Example 13: Solid State NMR Analysis Solid State NMR analysis:
  • All 13 C solid state NMR spectra were collected on an 11.75 T spectrometer (Bruker Biospin, Inc. Billerica, MA), corresponding to 125 MHz 13 C frequency. The spectra were collected using a cross-polarization magic angle spinning (CPMAS) probe operating at ambient temperature and pressure. Depending on the quantity of sample analyzed, 7 mm BL or 4 mm BL Bruker probes were employed, accomodating 300 mg and 75 mg of sample with maximum speeds of 7 kHz and 15 kHz, respectively. Data were processed with an exponential line broadening function of 5.0 Hz. Proton decoupling of 65 kHz and 100 kHz were used with the 7mm and 4 mm probes, respectively. A sufficient number of acquisitions were averaged out to obtain adequate signal-to-noise ratios for all peaks. Typically, 600 scans were acquired with recycle delay of 3.0 s, corresponding approximately to a 30 minute total acquisition time. Magic angle was adjusted using KBr powder according to standard NMR vendor practices. The spectra were referenced relative to either the methyl resonace of hexamethylbenzen (HMB) at 17.3 ppm or the upfield resonance of adamantane (ADM) at 29.5 ppm. HMB referenced spectra show chemical shifts of all peaks shifted down field by 0.08 ppm with respect to same spectra referenced to ADM. The spectral window minimally included the spectra region from 190 to 0 ppm. The results are summarized in Table 10. Ss-NMR spectra for forms M, H and R were referenced to ADM. Ss-NMR spectra for forms A, D, G, F, J and N were referenced to HMB. Forms H and R were spun at a rate of 15 kHz.

    The chemical shifts labeled in bold and underlined are the peaks or sets of peaks representative of each form. The chemical shifts labeled in italic are the solvent peaks that may be broad and variable (± 0.4ppm). The chemical shifts labeled with single asterisk may show splitting of < 0.3 ppm. The chemical shifts labeled with double asterisks may show variation of±0.3 ppm

    The chemical shifts labeled in bold and underlined are the peaks or sets of peaks representative of each form. The chemical shifts labeled in italic are the solvent peaks that may be broad and variable (± 0.4ppm). The chemical shifts labeled with single asterisk may show splitting of < 0.3 ppm. The chemical shifts labeled with double asterisks may show variation of ± 0.3 ppm

    The chemical shifts reported are accurate to within ± 0.2 ppm unless otherwise indicated.

    A representative 13 C ssNMR spectrum of form A is shown in figure 21. Form A displays a peak at 178.1 ppm, and peaks at 104.1, 98.4, 84.6, 26.9, 13.2, 11.3 and 7.2 ppm.

    A representative 13 C ssNMR spectrum of form D is shown in figure 22. Form D displays the highest chemical shift peak of 178.1 ppm and peaks at chemical shifts of 103.9, 95.1, 84.2, 10.6, 9.0 and 8.6 ppm.

    A representative 13 C ssNMR spectrum of form F is shown in figure 23. Form F has two chemical shift peaks at approximately 179.1 ± 2 ppm, being 179.5 ppm and 178.6 ppm, and a set of 5 peaks at 10.1, 9.8, 9.3, 7.9, and 6.6 ppm, and ethanol peaks at 58.0±0.5 ppm and 17.2±0.5 ppm. The solvent peaks can be broad and relatively weak in intensity.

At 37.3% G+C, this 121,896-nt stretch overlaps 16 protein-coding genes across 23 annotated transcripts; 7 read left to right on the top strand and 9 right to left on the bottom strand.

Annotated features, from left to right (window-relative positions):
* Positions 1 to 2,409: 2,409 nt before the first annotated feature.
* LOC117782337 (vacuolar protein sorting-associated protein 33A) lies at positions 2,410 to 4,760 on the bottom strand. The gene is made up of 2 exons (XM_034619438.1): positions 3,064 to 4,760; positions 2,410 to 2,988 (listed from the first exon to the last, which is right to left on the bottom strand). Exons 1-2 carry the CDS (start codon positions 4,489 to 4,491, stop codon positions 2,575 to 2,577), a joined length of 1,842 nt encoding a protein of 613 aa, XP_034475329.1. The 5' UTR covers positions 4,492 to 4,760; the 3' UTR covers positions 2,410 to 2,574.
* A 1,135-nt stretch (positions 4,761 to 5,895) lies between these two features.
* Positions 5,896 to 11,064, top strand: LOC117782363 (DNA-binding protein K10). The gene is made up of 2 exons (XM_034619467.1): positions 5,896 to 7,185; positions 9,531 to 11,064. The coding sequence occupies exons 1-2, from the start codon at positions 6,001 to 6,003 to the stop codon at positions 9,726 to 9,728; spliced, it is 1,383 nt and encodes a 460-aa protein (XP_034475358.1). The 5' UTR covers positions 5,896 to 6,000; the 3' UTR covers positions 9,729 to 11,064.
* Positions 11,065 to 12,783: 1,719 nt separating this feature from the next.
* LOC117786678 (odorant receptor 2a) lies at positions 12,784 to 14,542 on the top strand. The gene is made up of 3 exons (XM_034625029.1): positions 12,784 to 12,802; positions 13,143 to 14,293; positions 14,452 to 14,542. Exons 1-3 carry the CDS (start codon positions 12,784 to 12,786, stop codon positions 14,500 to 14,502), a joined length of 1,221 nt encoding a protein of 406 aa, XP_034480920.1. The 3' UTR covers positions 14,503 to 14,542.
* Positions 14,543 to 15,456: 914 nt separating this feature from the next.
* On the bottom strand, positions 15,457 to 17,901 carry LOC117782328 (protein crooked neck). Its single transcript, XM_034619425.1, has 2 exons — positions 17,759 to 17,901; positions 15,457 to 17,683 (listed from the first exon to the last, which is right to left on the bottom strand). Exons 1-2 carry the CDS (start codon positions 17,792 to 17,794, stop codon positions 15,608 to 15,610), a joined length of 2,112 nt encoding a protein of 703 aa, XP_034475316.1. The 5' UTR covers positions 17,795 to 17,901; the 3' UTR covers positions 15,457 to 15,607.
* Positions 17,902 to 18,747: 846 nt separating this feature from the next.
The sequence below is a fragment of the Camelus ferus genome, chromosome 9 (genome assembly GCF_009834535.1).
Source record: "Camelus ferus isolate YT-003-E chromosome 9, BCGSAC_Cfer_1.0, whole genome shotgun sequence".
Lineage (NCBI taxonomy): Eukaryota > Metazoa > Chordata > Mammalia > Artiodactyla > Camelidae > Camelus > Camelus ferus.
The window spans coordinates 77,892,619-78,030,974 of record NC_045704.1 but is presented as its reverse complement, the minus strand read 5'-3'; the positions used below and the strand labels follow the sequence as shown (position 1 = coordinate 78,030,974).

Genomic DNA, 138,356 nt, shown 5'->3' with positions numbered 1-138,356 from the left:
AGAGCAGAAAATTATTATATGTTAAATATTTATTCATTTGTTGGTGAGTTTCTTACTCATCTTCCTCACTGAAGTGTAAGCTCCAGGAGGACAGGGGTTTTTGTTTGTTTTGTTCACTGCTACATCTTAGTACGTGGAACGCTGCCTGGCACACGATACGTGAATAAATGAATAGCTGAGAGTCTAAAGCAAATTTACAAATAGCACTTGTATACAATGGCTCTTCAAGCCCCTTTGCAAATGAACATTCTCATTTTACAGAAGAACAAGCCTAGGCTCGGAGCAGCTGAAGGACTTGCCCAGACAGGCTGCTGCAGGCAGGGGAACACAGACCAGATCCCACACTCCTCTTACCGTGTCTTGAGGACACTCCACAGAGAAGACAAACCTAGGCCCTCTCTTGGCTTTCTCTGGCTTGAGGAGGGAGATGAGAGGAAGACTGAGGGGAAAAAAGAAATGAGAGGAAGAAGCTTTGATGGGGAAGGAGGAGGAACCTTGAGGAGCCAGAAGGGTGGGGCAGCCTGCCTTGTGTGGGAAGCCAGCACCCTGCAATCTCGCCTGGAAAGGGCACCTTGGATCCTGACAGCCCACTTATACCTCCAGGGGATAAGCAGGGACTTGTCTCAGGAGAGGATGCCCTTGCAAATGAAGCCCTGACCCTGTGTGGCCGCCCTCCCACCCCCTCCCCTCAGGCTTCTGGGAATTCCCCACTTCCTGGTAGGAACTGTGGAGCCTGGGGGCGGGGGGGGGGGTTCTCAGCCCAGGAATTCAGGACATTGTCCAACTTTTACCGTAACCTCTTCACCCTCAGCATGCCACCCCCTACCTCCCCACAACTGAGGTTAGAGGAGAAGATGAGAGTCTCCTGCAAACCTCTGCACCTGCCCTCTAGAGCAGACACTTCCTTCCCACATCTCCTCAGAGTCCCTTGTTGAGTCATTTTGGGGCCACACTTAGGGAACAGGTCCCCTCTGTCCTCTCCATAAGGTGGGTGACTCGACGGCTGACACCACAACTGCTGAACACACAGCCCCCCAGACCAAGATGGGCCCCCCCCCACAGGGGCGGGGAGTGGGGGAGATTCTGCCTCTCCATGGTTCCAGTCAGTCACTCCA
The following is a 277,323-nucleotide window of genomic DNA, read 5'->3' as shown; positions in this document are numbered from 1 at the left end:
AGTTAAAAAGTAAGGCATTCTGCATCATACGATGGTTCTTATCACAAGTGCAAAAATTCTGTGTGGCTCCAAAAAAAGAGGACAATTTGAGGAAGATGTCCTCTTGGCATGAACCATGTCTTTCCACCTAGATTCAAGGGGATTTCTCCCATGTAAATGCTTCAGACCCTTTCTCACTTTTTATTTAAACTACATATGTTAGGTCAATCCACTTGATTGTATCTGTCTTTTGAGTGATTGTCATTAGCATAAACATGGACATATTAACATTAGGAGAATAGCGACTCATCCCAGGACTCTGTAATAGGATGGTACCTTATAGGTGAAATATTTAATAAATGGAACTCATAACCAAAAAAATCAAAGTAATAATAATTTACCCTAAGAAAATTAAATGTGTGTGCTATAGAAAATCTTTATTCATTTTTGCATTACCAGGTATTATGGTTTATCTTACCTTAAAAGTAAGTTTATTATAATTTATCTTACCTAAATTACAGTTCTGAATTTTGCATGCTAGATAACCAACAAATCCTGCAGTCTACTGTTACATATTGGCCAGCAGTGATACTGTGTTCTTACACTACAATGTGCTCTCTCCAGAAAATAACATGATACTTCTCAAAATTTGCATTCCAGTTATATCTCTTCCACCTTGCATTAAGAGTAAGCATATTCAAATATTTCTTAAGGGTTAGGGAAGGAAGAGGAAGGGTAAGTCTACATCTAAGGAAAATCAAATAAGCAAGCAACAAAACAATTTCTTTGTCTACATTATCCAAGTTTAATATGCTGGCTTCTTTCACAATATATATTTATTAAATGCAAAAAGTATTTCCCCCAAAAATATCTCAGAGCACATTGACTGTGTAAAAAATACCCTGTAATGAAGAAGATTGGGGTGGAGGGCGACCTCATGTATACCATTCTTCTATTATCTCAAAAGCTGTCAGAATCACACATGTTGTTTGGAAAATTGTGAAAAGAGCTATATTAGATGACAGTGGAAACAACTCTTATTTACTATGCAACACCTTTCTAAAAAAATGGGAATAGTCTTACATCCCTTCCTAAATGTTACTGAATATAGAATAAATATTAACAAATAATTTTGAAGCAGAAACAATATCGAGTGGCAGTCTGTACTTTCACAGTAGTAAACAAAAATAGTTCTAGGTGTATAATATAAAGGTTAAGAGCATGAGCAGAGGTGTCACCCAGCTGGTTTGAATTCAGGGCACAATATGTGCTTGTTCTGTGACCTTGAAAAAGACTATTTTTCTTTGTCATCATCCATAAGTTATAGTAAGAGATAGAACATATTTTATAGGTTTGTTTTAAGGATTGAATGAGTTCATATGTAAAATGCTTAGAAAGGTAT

A representative 13 C ssNMR spectrum of form G is shown in figure 24. Form G has the highest chemical shift peak of 179.5 ppm, being a single peak with possible splitting of < 0.3 ppm and a set of 5 peaks at 10.4, 9.9, 9.3, 7.6, 6.5 ppm.

    A representative 13 C ssNMR spectrum of form J is shown in figure 25. Form J has two chemical shift peaks at approximately 179.1 ± 2 ppm, those being 179.6 ppm and 178.4 ppm, a set of 4 peaks at 10.0, 9.3, 8.1 and 6.8 ppm and n-propanol peaks at 11.5±0.5 ppm and 25.2±0.5 ppm. The solvent peak can be broad and relatively weak in intensity.

    A representative 13 C ssNMR spectrum of form M is shown in figure 26. Form M has one chemical shift peak at 179±1 ppm, being 179.6 ppm, peaks at 41.9, and 16.3 ppm, a set of 5 peaks at 10.3, 9.6, 9.3, 7.7 and 7.1 ppm and an isopropanol peak at 26.0± 0.5 ppm. The solvent peak can be broad and relatively weak in intensity.

    A representative 13 C ssNMR spectrum of form N is shown in figure 27. Form N displays chemical shifts as a combination of isomorphs in Family J. The peaks may vary in chemical shift and in relative intensities and width due to the mixing of variable proportion of isomorphs contained in the form N crystalline solid solution.

    A representative 13 C ssNMR spectrum of amorphous form is shown in figure 28. The amorphous azithromycin displays broad chemical shifts. The characteristic chemical shifts have the peak positions at 179 and 11 ± 0.5ppm.

    A summary of the observed ssNMR peaks for forms A, D, F, G, H, J, M, N and R azithromycin is given in Table 10.

    Example 14: NMR Analysis of a Dosage Form
  • To demonstrate the ability of 13 C ssNMR to identify the form of azithromycin contained in a pharmaceutical dosage form, coated azithromycin tablets containing form G azithromycin were prepared and analyzed by 13 C ssNMR. Tablets were wet granulated and tabletted on an F-Press (Manesty, Liverpool, UK) using 0.262" x 0.531" tooling. Tablets were formulated and tabletted to contain 250 mg of form G azithromycin with a total tablet weight of 450 mg using the formula given below. The tablets were uniformly coated with pink Opadry II® (mixture of lactose monohydrate, hydroxypropylmethylcellulose, titanium dioxide, Drug & Cosmetic red # 30, and triacetin) (Colorcon, West Point, PA).

    A coated tablet was gently crushed and the powdered sample was packed with a packing tool in solid state rotor containing no 13 C background. Analysis of the sample was performed under conditions outlined in Example 13.